A group of students eating lunch at their school. Adams said instead of a cafeteria, the students sit on the ground to eat.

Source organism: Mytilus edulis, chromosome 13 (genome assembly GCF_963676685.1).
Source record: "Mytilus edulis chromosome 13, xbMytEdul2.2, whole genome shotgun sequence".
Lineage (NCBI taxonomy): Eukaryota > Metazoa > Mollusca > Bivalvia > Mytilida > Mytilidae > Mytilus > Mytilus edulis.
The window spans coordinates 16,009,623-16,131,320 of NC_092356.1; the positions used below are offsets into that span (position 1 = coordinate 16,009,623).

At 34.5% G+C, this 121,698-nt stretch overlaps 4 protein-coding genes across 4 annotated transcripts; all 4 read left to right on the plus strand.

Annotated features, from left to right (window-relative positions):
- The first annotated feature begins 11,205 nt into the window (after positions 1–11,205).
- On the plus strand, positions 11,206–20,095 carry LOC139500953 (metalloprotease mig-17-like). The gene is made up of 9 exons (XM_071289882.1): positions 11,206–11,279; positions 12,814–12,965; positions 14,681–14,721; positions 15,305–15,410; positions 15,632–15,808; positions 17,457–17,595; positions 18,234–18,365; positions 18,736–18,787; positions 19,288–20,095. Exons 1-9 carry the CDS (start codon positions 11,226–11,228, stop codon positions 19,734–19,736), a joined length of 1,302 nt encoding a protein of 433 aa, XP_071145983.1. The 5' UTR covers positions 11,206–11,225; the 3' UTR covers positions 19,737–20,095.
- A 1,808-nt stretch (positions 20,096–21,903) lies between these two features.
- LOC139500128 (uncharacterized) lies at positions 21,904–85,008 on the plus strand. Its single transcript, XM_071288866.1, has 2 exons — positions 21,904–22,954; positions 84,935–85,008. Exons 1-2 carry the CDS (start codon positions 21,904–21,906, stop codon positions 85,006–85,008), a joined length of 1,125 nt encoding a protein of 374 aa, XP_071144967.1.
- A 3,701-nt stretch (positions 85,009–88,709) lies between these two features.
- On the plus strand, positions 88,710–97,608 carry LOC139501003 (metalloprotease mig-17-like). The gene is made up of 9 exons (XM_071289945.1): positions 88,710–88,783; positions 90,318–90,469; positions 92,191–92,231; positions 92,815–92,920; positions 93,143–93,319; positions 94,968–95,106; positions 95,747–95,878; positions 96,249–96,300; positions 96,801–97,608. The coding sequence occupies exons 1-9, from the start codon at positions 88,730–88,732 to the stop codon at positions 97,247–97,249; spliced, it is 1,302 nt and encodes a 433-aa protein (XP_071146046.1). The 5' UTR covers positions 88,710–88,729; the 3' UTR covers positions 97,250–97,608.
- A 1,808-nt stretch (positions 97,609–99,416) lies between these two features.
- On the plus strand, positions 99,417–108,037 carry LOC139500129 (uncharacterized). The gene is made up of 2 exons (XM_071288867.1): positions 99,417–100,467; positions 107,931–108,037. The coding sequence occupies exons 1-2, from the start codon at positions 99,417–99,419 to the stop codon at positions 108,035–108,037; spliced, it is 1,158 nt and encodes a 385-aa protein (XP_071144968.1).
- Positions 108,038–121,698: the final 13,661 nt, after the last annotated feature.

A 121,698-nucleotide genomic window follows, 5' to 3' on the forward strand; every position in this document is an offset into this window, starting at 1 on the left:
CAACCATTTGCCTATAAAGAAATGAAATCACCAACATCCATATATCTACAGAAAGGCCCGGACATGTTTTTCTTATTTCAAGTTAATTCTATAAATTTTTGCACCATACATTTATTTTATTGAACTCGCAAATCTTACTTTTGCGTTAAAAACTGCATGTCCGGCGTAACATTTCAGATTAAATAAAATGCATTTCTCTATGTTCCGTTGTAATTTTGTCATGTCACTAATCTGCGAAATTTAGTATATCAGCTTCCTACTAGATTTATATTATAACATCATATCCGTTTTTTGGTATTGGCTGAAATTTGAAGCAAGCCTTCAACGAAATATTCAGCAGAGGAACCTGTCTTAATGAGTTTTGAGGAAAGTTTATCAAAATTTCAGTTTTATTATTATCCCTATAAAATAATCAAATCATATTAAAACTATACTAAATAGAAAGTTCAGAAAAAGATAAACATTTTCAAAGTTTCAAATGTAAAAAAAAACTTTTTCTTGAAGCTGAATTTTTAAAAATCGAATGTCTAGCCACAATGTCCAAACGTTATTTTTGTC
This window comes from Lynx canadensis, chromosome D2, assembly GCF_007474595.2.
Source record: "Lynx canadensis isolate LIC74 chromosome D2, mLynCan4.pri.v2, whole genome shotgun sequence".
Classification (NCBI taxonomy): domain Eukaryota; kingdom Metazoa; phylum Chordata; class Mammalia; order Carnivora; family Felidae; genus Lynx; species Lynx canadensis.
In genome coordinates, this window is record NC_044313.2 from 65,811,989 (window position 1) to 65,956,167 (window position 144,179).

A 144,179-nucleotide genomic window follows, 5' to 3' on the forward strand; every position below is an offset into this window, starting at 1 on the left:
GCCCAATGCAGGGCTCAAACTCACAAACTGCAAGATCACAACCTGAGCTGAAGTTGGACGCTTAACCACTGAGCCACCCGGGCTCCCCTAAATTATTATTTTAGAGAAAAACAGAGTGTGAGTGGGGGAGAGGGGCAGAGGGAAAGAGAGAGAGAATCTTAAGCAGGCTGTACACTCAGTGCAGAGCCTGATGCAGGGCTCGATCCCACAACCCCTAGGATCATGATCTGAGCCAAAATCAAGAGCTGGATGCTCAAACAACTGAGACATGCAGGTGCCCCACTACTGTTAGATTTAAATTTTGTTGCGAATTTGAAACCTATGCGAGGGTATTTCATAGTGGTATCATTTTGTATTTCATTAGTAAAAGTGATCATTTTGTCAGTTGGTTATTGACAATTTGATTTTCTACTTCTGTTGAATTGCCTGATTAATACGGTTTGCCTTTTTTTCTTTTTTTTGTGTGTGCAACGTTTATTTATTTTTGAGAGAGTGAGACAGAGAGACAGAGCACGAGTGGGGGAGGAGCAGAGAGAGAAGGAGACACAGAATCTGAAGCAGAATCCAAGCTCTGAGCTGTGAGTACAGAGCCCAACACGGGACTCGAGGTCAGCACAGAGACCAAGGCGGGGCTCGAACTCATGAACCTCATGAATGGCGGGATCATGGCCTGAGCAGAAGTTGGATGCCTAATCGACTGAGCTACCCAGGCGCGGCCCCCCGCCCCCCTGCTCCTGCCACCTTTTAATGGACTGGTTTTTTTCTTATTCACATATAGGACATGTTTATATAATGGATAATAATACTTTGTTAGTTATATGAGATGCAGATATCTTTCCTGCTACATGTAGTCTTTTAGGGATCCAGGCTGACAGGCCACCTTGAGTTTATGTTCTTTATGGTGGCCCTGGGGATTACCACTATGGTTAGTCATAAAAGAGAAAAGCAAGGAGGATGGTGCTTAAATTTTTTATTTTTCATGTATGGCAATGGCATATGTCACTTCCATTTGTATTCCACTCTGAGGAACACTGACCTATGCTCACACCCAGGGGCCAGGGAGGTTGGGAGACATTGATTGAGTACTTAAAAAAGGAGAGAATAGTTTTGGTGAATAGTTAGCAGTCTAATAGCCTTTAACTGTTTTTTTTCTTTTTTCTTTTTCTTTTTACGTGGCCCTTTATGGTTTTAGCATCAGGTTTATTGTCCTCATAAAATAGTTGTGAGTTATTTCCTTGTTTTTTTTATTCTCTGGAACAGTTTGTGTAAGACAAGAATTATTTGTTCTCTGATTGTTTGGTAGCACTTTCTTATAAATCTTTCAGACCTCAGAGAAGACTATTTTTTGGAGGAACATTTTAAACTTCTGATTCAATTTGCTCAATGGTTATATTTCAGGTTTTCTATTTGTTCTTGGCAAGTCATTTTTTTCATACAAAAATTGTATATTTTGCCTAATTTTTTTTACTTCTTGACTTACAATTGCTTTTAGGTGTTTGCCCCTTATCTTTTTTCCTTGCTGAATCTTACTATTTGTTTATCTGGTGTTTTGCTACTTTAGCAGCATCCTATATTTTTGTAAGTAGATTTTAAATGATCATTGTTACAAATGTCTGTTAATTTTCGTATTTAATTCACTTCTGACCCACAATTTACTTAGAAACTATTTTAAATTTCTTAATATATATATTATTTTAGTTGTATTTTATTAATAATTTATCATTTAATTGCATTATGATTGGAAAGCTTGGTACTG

LEXINGTON, Neb. – After previous church missionary trips to Mexico and Madagascar, Pastor Rex Adams is no stranger to voyaging to far-off lands to spread the good news of the Gospels. But it seems after each trip; Adams is filled with new stories to tell and a greater understanding of the importance of sharing the message of God to other souls. Last month, Adams, pastor of Calvary Assembly of God Church in Lexington, and Al Copper returned from a 14-day missionary trip to India, where they stayed in Chennai, in the southeast corner of the country. Adams shared some insights and experiences from his trip with the Lexington Clipper-Herald. “We worked with local pastors from two different churches primarily. We went to find out how Nebraska churches could partner with churches in India to help the local people. We visited with people in five different local churches, two schools, an orphanage, and a water treatment facility,” Adams said about the purpose of the India trip. “We were primarily there to see what we could do to help them out down the road. We spoke at a conference one day, visited a wedding reception with 800 people in attendance visited an orphanage for children orphaned by the Tsunami in 2004,” Adams said. One small and easy way to spread joy and love to children of India was to give them treats, “we took tons of candy to give to kids in the area, they love American candy,” Adams said. As if often the case when journeying in a foreign country, safety scares find a way of popping up, as was the case in India. “We did have a pretty scary moment once while walking down the road we ran across a four-five foot cobra in the road with us. Creepy,” Adams said. The missionary trip was full of learning experiences in many different ways, Adams said. “I learned a lot about Indian culture, and I really came to appreciate the people there. So much of what you see in the movies about India is negative – dirty, crowded, etc- but in reality the people are very warm, hospitable, and kind,” he said. Meeting Indian children and trying Indian food were too fun highlights of the trip for Adams, he said. “The food was amazing and amazingly spicy, but I think the kids were my favorite. They were very curious about white people and a lot of fun to get to know,” he said. Asked how the India trip compared to other trips he’s taken, Adams said the India trip went smoother and was more comfortable for him. “It was a little easier than some of the other trips I’ve been on because there was so much English in Chennai. English is spoken in much of India as a second language, so it was a little easier to get around,” he said. “It didn’t feel like a totally alien culture, so I felt a little more comfortable. It was an amazing place.”